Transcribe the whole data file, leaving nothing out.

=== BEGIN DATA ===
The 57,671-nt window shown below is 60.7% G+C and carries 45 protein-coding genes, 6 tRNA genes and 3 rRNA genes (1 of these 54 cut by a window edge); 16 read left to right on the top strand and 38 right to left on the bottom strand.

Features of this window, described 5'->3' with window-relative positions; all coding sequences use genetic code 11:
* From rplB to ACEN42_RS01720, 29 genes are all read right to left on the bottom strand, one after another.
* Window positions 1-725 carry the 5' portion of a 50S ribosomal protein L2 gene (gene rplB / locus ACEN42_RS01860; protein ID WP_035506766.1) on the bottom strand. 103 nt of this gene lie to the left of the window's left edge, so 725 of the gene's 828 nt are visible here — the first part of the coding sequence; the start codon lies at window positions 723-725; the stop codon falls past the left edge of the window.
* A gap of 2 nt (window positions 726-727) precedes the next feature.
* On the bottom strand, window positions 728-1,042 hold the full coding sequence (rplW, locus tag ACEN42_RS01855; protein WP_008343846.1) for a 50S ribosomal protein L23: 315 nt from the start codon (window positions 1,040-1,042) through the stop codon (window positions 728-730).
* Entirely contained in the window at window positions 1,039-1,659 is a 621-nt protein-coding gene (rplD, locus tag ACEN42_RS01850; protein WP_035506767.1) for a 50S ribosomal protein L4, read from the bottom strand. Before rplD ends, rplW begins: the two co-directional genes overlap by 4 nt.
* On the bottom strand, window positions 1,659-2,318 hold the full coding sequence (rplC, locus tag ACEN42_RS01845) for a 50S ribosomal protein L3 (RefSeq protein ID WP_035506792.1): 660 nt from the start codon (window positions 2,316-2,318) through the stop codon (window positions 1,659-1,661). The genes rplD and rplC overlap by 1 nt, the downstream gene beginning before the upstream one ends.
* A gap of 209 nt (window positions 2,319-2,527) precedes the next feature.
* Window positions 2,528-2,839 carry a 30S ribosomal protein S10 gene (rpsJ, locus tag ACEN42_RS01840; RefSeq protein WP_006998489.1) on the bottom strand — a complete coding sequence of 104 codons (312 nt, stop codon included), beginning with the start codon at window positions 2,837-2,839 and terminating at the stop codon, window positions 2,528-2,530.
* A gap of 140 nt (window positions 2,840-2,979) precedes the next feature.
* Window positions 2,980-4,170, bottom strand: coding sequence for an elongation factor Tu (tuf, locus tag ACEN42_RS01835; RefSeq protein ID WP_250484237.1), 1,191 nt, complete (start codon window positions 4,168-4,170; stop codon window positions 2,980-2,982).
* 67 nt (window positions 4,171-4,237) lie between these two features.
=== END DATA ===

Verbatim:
The 57,671-nt window shown below is 60.7% G+C and carries 45 protein-coding genes, 6 tRNA genes and 3 rRNA genes (1 of these 54 cut by a window edge); 16 read left to right on the top strand and 38 right to left on the bottom strand.

Features of this window, described 5'->3' with window-relative positions; all coding sequences use genetic code 11:
* From rplB to ACEN42_RS01720, 29 genes are all read right to left on the bottom strand, one after another.
* Window positions 1-725 carry the 5' portion of a 50S ribosomal protein L2 gene (gene rplB / locus ACEN42_RS01860; protein ID WP_035506766.1) on the bottom strand. 103 nt of this gene lie to the left of the window's left edge, so 725 of the gene's 828 nt are visible here — the first part of the coding sequence; the start codon lies at window positions 723-725; the stop codon falls past the left edge of the window.
* A gap of 2 nt (window positions 726-727) precedes the next feature.
* On the bottom strand, window positions 728-1,042 hold the full coding sequence (rplW, locus tag ACEN42_RS01855; protein WP_008343846.1) for a 50S ribosomal protein L23: 315 nt from the start codon (window positions 1,040-1,042) through the stop codon (window positions 728-730).
* Entirely contained in the window at window positions 1,039-1,659 is a 621-nt protein-coding gene (rplD, locus tag ACEN42_RS01850; protein WP_035506767.1) for a 50S ribosomal protein L4, read from the bottom strand. Before rplD ends, rplW begins: the two co-directional genes overlap by 4 nt.
* On the bottom strand, window positions 1,659-2,318 hold the full coding sequence (rplC, locus tag ACEN42_RS01845) for a 50S ribosomal protein L3 (RefSeq protein ID WP_035506792.1): 660 nt from the start codon (window positions 2,316-2,318) through the stop codon (window positions 1,659-1,661). The genes rplD and rplC overlap by 1 nt, the downstream gene beginning before the upstream one ends.
* A gap of 209 nt (window positions 2,319-2,527) precedes the next feature.
* Window positions 2,528-2,839 carry a 30S ribosomal protein S10 gene (rpsJ, locus tag ACEN42_RS01840; RefSeq protein WP_006998489.1) on the bottom strand — a complete coding sequence of 104 codons (312 nt, stop codon included), beginning with the start codon at window positions 2,837-2,839 and terminating at the stop codon, window positions 2,528-2,530.
* A gap of 140 nt (window positions 2,840-2,979) precedes the next feature.
* Window positions 2,980-4,170, bottom strand: coding sequence for an elongation factor Tu (tuf, locus tag ACEN42_RS01835; RefSeq protein ID WP_250484237.1), 1,191 nt, complete (start codon window positions 4,168-4,170; stop codon window positions 2,980-2,982).
* 67 nt (window positions 4,171-4,237) lie between these two features.